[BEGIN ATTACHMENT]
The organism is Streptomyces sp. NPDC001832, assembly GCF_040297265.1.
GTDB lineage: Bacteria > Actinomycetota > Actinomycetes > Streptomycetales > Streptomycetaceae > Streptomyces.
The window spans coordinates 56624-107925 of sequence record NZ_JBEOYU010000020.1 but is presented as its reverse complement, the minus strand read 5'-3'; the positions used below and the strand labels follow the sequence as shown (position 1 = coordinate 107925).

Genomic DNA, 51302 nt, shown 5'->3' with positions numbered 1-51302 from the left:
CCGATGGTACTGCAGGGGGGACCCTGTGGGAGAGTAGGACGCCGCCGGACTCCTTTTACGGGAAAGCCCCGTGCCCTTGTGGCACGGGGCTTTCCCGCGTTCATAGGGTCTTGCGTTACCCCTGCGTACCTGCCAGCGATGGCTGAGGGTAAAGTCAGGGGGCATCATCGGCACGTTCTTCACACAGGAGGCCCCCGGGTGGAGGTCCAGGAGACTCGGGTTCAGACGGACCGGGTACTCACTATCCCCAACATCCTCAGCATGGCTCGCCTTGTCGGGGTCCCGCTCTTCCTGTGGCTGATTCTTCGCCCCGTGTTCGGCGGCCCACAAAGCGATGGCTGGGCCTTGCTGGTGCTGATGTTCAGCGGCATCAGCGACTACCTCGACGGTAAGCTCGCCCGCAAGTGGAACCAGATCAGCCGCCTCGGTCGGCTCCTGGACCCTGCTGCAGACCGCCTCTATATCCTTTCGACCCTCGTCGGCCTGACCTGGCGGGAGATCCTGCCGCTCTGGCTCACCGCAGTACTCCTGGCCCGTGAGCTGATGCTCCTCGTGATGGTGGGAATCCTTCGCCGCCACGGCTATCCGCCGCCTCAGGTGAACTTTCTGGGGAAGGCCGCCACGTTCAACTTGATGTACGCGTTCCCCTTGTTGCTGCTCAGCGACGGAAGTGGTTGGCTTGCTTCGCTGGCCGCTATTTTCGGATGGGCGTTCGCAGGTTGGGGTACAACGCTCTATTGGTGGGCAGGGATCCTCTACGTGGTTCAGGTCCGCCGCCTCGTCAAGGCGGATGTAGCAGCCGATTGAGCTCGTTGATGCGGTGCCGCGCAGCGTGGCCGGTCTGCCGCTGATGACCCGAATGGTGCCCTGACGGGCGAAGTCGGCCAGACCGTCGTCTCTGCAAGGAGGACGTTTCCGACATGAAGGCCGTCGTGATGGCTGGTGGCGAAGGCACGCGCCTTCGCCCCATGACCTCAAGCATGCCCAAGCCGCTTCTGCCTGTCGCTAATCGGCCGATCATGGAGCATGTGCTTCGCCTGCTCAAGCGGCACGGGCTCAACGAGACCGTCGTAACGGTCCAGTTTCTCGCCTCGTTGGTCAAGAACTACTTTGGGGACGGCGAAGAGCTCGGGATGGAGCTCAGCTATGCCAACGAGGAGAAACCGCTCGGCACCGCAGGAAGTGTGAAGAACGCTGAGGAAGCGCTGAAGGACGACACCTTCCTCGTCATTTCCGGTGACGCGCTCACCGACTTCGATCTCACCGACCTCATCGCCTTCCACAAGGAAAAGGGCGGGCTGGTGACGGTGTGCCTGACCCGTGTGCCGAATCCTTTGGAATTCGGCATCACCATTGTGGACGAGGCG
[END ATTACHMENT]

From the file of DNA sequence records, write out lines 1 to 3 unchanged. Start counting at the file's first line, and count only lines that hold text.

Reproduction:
The organism is Streptomyces sp. NPDC001832, assembly GCF_040297265.1.
GTDB lineage: Bacteria > Actinomycetota > Actinomycetes > Streptomycetales > Streptomycetaceae > Streptomyces.
The window spans coordinates 56624-107925 of sequence record NZ_JBEOYU010000020.1 but is presented as its reverse complement, the minus strand read 5'-3'; the positions used below and the strand labels follow the sequence as shown (position 1 = coordinate 107925).